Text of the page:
Hanna said, "Our experience with this new black-hole binary gives us confidence that we can detect -- in near real-time with our present techniques -- systems with very small amplitudes as we expect for binary neutron stars. We now have good reason to believe that the future for gravitational-wave astronomy and multimessenger astrophysics is bright."

The LIGO Observatories are funded by the National Science Foundation (NSF), and were conceived, built, and are operated by Caltech and MIT. The discovery was made by the LIGO Scientific Collaboration, which includes the GEO Collaboration and the Australian Consortium for Interferometric Gravitational Astronomy, and the Virgo Collaboration, using data from the two LIGO detectors.

In addition to Hanna, other Penn State members of the LIGO Scientific Collaboration include Graduate Student Cody Messick, Undergraduate Student Jonathan Wang, Postdoctoral Scholars Duncan Meacher and Sydney Chamberlin, and Computational Scientist .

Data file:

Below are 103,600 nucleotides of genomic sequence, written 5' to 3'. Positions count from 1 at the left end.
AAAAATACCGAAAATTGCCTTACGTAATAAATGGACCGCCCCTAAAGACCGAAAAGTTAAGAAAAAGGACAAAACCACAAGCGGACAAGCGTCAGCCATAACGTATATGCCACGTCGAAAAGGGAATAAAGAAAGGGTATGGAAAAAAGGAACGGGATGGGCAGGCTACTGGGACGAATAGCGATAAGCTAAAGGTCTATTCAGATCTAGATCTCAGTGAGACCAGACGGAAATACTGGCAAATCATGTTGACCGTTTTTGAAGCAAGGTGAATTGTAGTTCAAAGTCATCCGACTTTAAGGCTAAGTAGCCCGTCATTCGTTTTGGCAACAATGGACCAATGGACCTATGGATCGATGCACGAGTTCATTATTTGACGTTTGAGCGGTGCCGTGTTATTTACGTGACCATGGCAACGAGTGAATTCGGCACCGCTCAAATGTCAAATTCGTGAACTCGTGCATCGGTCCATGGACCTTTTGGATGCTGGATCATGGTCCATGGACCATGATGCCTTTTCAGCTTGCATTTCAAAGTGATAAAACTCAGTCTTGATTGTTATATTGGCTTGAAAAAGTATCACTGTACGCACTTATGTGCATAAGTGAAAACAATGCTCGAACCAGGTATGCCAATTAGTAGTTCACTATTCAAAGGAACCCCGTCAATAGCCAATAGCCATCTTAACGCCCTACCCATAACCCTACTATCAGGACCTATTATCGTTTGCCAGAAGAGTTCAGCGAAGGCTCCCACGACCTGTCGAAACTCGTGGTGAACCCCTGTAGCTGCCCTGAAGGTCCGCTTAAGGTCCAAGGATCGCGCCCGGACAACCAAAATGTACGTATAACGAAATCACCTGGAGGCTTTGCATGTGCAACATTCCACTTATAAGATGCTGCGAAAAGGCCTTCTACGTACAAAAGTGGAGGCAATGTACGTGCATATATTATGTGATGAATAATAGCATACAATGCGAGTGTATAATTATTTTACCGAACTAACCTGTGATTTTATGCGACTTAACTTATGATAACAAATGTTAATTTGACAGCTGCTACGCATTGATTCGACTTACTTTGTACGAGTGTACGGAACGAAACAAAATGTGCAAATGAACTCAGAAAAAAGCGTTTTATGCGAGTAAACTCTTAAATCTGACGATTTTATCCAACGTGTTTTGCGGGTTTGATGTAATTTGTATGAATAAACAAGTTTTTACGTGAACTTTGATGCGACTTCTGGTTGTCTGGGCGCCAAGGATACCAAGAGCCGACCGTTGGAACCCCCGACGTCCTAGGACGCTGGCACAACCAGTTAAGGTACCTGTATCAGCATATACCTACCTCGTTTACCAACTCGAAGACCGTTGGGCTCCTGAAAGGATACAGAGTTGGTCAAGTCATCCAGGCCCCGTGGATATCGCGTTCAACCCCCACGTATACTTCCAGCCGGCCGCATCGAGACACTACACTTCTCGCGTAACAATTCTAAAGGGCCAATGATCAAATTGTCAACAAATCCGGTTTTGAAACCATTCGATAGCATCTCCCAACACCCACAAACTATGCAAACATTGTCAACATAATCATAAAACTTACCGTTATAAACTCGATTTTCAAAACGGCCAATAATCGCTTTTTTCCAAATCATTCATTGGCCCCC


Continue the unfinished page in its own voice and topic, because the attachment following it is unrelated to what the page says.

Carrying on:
[ LIGO / Barbara K. Kennedy ]

CONTACTS
Chad Hanna:  crh184@psu.edu, (+1) 814-865-2924
Barbara Kennedy (PIO):  science@psu.edu, (+1) 814-863-4682

MORE ABOUT LIGO AND VIRGO
-- LIGO research is carried out by the LIGO Scientific Collaboration (LSC), a group of more than 1000 scientists from universities around the United States and in 14 other countries. More than 90 universities and research institutes in the LSC develop detector technology and analyze data; approximately 250 students are strong contributing members of the collaboration. The LSC detector network includes the LIGO interferometers and the GEO600 detector.
-- Virgo research is carried out by the Virgo Collaboration, consisting of more than 250 physicists and engineers belonging to 19 different European research groups: 6 from Centre National de la Recherche Scientifique (CNRS) in France; 8 from the Istituto Nazionale di Fisica Nucleare (INFN) in Italy; 2 in The Netherlands with Nikhef; the Wigner RCP in Hungary; the POLGRAW group in Poland and the European Gravitational Observatory (EGO), the laboratory hosting the Virgo detector near Pisa in Italy.